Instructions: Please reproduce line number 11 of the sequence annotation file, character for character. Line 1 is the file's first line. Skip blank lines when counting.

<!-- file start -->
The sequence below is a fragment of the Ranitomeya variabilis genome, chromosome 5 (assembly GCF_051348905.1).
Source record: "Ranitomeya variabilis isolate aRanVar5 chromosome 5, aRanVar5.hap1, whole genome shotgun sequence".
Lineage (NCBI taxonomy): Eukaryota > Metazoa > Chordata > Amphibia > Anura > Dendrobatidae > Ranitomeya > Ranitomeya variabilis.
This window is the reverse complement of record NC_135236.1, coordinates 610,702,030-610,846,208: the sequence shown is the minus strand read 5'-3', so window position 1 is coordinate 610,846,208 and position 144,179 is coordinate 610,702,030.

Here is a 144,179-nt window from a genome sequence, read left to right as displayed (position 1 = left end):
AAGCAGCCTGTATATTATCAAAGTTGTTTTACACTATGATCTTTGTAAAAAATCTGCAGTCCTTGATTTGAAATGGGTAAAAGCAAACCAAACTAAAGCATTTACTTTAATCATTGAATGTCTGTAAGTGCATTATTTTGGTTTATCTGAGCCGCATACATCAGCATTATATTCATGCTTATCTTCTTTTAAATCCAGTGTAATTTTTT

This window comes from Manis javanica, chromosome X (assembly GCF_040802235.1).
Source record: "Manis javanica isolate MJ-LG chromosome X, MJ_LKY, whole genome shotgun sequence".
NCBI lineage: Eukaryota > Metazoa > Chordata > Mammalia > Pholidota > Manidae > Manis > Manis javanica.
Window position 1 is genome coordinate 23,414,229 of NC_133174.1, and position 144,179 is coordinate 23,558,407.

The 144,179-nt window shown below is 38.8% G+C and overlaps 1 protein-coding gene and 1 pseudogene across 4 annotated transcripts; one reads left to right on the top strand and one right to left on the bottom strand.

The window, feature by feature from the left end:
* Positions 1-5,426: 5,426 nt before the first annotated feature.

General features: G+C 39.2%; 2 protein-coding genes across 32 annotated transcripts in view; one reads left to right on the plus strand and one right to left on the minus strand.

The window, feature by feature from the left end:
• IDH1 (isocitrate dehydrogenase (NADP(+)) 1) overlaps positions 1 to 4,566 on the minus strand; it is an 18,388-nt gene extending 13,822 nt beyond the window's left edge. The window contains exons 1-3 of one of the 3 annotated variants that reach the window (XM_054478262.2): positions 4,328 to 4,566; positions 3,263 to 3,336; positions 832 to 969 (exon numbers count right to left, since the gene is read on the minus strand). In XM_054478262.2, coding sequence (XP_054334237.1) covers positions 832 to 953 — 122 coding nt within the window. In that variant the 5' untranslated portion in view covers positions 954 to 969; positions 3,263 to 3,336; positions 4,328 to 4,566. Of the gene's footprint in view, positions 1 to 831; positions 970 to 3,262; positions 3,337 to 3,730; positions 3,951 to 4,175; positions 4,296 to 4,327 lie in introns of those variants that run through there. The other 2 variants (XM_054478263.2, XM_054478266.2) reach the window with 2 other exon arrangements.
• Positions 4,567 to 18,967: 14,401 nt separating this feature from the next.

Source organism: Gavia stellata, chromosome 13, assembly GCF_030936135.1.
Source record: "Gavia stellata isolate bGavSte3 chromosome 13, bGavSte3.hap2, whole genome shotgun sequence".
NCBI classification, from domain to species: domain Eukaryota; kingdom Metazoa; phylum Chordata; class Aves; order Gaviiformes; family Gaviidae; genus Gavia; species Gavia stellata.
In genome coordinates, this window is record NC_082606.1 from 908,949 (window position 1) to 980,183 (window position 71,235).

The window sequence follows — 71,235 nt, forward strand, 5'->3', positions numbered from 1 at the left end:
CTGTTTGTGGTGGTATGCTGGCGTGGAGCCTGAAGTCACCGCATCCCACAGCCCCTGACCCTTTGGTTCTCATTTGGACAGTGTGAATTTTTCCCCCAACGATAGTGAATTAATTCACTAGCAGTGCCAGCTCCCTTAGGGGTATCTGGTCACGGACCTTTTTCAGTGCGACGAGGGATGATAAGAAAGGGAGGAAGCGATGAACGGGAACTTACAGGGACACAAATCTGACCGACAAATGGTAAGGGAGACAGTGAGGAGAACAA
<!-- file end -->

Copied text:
The 144,179-nt window shown below is 38.8% G+C and overlaps 1 protein-coding gene and 1 pseudogene across 4 annotated transcripts; one reads left to right on the top strand and one right to left on the bottom strand.